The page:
Coastal interdunal marsh/swale
Coastal interdunal marsh/swale (S1)
Coastal interdunal marsh/swales are freshwater wetland communities that occur in shallow depressions between sand dunes in a portion of the state's only remaining dune system. These swales may be shrub or graminoid dominated and are likely very important to amphibians and other wildlife for breeding, food, and shelter. At one time, numerous swales likely existed as part of an extensive dune system that occurred in Seabrook and Hampton.
Soils are typically seasonally flooded. A thin surface organic layer lies above sandy soils.
Characteristic vegetation: Dominants vary from swale to swale and include large cranberry (Vaccinium macrocarpon) swales and shore rush (Juncus arcticus) swales. Marginal associates include purple chokeberry (Aronia prunifolia), winterberry (Ilex verticillata), poison ivy (Toxicodendron radicans), and marsh St. John’s-wort (Triadenum virginicum). Cattails may be present, and also invasive species such as purple loosetrife (as in the photo below).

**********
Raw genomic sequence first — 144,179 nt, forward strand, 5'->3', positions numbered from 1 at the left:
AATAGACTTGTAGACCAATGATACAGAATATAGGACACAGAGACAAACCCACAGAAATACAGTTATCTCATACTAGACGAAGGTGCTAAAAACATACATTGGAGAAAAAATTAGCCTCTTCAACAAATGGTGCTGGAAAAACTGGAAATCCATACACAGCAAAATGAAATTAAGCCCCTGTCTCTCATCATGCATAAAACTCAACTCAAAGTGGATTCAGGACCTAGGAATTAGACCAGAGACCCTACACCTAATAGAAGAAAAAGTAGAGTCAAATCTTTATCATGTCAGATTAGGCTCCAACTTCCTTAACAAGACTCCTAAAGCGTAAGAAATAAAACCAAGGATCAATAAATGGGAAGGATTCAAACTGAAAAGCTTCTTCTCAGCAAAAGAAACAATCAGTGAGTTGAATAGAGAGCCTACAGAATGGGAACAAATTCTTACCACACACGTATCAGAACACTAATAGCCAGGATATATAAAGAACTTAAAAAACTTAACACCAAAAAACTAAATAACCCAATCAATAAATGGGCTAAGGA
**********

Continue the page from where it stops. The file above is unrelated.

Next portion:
In New Hampshire, the only good example of this community is at The Sands (Seabrook).
Coastal interdunal marsh/swale communities occur as part of larger coastal sand dune systems.
Coastal interdunal marsh/swale among vegetated dunes at The Sands (photo by Ben Kimball)
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